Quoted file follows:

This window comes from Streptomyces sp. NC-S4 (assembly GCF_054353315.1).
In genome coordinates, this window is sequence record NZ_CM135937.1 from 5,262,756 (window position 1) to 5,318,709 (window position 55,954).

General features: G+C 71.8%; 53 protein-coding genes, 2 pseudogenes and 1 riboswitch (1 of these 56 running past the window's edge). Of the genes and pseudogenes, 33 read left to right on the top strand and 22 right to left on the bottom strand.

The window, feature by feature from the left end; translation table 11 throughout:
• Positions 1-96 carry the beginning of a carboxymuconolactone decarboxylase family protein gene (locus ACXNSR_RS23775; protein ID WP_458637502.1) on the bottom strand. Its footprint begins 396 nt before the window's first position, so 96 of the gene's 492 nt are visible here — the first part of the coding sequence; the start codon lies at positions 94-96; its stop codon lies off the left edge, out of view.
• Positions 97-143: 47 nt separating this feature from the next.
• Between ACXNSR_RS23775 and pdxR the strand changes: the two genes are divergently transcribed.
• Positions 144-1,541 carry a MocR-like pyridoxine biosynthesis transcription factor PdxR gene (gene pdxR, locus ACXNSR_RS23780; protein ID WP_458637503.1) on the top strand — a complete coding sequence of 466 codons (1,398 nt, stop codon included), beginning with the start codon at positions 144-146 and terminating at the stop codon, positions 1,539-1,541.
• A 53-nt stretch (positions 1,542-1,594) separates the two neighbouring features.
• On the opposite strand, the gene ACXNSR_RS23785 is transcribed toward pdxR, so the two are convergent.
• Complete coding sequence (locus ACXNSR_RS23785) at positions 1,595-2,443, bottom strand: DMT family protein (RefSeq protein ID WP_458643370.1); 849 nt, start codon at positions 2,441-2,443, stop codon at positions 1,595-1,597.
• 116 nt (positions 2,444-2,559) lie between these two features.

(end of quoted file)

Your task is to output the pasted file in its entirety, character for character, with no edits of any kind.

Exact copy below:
This window comes from Streptomyces sp. NC-S4 (assembly GCF_054353315.1).
In genome coordinates, this window is sequence record NZ_CM135937.1 from 5,262,756 (window position 1) to 5,318,709 (window position 55,954).

General features: G+C 71.8%; 53 protein-coding genes, 2 pseudogenes and 1 riboswitch (1 of these 56 running past the window's edge). Of the genes and pseudogenes, 33 read left to right on the top strand and 22 right to left on the bottom strand.

The window, feature by feature from the left end; translation table 11 throughout:
• Positions 1-96 carry the beginning of a carboxymuconolactone decarboxylase family protein gene (locus ACXNSR_RS23775; protein ID WP_458637502.1) on the bottom strand. Its footprint begins 396 nt before the window's first position, so 96 of the gene's 492 nt are visible here — the first part of the coding sequence; the start codon lies at positions 94-96; its stop codon lies off the left edge, out of view.
• Positions 97-143: 47 nt separating this feature from the next.
• Between ACXNSR_RS23775 and pdxR the strand changes: the two genes are divergently transcribed.
• Positions 144-1,541 carry a MocR-like pyridoxine biosynthesis transcription factor PdxR gene (gene pdxR, locus ACXNSR_RS23780; protein ID WP_458637503.1) on the top strand — a complete coding sequence of 466 codons (1,398 nt, stop codon included), beginning with the start codon at positions 144-146 and terminating at the stop codon, positions 1,539-1,541.
• A 53-nt stretch (positions 1,542-1,594) separates the two neighbouring features.
• On the opposite strand, the gene ACXNSR_RS23785 is transcribed toward pdxR, so the two are convergent.
• Complete coding sequence (locus ACXNSR_RS23785) at positions 1,595-2,443, bottom strand: DMT family protein (RefSeq protein ID WP_458643370.1); 849 nt, start codon at positions 2,441-2,443, stop codon at positions 1,595-1,597.
• 116 nt (positions 2,444-2,559) lie between these two features.